This poem was inspired by the Weekly Scribblings about trees and also FOWC: Air. I am not sure if this poem is finished (does anyone else get that feeling that, sometimes, the poem might have more to say?), but this is what I have currently.
How beautiful is every tree,
There is delight in different leaves
Of varying forms and sizes, even one
With a tall and leaning trunk —
The air is fresh and clean, clearing
Old thoughts, and memories healing.
This poem was inspired by this prompt about meditation. There are several different methods of meditation. The one I do most often is probably the rosary, which, more than the prayers themselves, is really a meditation on the events of the life of Jesus Christ, especially through the eyes of Mary. However, like many people I also enjoy being in nature and feel a lot of peace around flowing water. I went to a park today that has a pond and some tiny waterfalls in it and enjoyed taking in the peace of nature there. 🙂
I am alive,
As I listen to it flowing,
Photo by Samuel Silitonga on Pexels.com
This décima is for Ronovan’s weekly challenge. This time, we are to use the word KNOT in one of the D rhyme spots. I finally came up with one that I think is good!
Some events, though past, are painful:
Still alive inside the mind’s maze,
Still unkind and more than a phase,
Too much joy they already stole.
No matter what happens, I’m whole,
And when the past comes whispering,
There is a place for forgiving.
Events that had caused such a knot
In me, by now have been forgot,
Or at least they have lost their sting.
This was inspired by Writing Wednesday, for which the prompt word is “master,” and also this prompt about joy. On this 25th day of February, I am loving those days when you are joyful for no particular reason! I did see a butterfly in the afternoon, which is a plus. 🙂 This is just a quatrain, but I am decently happy with it.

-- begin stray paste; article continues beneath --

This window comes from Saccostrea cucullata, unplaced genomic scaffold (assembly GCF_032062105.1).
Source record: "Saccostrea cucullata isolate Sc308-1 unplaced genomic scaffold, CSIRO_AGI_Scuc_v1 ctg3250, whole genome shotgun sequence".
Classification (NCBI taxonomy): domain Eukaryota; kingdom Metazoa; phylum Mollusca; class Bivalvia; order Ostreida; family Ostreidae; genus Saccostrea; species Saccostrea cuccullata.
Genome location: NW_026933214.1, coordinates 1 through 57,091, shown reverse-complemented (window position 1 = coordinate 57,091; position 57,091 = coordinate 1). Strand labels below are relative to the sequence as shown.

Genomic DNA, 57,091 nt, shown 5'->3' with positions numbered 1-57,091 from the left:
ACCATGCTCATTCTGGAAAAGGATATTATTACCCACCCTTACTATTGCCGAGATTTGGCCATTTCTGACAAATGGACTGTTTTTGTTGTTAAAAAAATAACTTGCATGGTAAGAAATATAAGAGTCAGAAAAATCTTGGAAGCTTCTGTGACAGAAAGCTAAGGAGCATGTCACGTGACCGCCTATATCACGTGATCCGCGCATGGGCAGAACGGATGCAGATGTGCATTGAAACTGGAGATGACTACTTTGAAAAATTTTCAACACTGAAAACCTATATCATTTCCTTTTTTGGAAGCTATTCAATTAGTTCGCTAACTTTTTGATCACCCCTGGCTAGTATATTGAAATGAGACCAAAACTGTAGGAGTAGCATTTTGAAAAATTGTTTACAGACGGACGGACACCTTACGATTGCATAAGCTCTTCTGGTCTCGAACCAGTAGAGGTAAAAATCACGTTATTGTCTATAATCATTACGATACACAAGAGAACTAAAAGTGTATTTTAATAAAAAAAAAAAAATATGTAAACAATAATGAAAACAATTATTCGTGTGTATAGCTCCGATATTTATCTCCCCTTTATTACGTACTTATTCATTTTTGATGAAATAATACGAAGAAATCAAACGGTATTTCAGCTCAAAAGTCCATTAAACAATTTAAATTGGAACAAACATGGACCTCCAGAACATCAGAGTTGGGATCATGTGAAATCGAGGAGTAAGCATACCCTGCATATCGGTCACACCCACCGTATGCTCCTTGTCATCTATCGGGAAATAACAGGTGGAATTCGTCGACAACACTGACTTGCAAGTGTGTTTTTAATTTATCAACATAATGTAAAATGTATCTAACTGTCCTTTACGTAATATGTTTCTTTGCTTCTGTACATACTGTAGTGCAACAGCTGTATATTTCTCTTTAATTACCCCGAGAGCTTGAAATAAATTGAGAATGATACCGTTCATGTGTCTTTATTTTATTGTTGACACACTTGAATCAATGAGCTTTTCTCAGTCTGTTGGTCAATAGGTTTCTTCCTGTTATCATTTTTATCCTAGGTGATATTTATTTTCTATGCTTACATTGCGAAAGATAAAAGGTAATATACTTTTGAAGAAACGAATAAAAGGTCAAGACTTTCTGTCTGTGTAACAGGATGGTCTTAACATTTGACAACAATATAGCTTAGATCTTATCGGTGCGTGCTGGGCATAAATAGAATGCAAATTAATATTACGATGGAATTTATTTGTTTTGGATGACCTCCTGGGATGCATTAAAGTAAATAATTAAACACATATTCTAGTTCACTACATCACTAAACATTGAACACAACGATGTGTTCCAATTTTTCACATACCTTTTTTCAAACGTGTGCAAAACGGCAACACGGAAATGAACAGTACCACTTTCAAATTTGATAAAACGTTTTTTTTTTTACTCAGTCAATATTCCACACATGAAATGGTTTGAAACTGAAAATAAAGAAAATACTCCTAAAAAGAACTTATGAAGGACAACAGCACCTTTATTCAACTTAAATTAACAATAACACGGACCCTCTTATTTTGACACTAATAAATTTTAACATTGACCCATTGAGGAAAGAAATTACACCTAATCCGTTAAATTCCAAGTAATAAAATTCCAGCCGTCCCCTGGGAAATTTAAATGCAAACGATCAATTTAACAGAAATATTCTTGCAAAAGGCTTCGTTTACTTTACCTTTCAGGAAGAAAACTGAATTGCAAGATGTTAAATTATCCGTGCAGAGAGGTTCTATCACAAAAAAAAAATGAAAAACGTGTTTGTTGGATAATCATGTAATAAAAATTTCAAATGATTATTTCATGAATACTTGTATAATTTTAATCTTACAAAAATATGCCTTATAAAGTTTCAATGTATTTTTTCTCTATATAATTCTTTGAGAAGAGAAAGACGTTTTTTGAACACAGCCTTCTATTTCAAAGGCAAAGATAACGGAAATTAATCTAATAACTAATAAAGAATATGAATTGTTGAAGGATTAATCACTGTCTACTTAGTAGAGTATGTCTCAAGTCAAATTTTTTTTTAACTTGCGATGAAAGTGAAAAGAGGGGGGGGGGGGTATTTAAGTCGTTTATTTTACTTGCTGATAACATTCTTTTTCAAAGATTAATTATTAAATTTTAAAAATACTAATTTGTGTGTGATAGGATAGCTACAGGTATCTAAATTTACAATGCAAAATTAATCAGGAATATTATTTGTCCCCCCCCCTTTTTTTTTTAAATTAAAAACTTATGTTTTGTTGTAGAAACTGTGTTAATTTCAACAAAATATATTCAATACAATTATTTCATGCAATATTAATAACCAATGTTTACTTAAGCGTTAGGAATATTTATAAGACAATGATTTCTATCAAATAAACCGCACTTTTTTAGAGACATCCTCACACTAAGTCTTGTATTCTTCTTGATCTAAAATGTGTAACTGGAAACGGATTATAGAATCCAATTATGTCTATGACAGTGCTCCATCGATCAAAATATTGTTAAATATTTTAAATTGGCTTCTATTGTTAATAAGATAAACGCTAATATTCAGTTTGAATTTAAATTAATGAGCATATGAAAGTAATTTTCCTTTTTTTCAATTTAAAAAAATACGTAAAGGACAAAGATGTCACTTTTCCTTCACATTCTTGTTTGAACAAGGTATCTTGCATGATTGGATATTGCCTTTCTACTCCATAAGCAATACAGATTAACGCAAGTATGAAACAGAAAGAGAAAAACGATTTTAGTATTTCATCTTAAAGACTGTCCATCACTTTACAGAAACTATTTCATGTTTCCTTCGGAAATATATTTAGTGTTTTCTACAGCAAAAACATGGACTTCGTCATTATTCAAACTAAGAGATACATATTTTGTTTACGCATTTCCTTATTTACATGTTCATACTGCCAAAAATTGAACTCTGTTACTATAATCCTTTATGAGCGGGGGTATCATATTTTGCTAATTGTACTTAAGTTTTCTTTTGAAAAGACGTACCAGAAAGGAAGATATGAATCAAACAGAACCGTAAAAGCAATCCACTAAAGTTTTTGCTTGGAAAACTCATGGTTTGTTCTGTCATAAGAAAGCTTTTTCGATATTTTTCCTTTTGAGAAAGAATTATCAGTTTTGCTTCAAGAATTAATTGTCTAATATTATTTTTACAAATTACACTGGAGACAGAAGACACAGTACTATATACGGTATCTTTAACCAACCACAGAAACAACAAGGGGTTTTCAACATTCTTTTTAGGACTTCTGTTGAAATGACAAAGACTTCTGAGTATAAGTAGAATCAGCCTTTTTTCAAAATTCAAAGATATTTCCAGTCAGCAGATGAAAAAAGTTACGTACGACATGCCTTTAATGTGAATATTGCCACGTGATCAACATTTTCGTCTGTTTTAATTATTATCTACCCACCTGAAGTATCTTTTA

The DVerse Poetics prompt is about paradoxes today. Please follow the link to read other poets’ submissions and lovely examples of paradoxes in poetry. One of the options we were given is to build a poem around one of the given lines, and I am choosing the line, “I am the mother of sorrows; I am the ender of grief;” from the poem “The Paradox” by Paul Dunbar. The first thing I thought of was Our Lady of Sorrows: Continue reading
A décima for this week’s challenge: STEAL in the B rhyme spot. I wrote this one yesterday, on Valentine’s Day. I honestly thought that I would feel at least moderately sad yesterday, but it was actually one of the happiest days in a while. 🙂
This poem is for FOWC: Welfare, Writing Wednesday: Romance, and this prompt about community.
The romance needed is Divine,
This is the spirit’s deepest cry:
Community in Trinity,
Maker of all, to unify.
That’s not to say of no account
Is the physical, nor those needs.
The welfare of humanity
Must keep in mind what truly feeds.
I wrote this poem after Mass today. That’s one thing I am loving: We can now go to church inside the church building. Despite the continued requirement of face masks and distancing, that is very good news! As important as physical health is, I find my mental health especially suffering during this time, and being in the church fills up my soul!
Inspired by Lorraine’s poem “Be Healed,” I began this poem yesterday and finished it today. Linked with the Writers’ Pantry at PSU and with February Love Me day 7 (I skipped day 6) because it reminds me of my family’s garden, which I really enjoy.
Today’s SoCS / JusJoJan prompt (this is the second-to-last day of JusJoJan, so I am a bit sad) is “the beginning, the end.”
This poem was mostly inspired by the Writing Wednesday prompt, “meditation.” It is a Puente poem, so called because the line in the middle acts as a “bridge” between the 2 parts of the poem. I am also sharing with the Writers’ Pantry and with JusJoJan day 24, even though the word “trigger” did not trigger any ideas, at least not yet.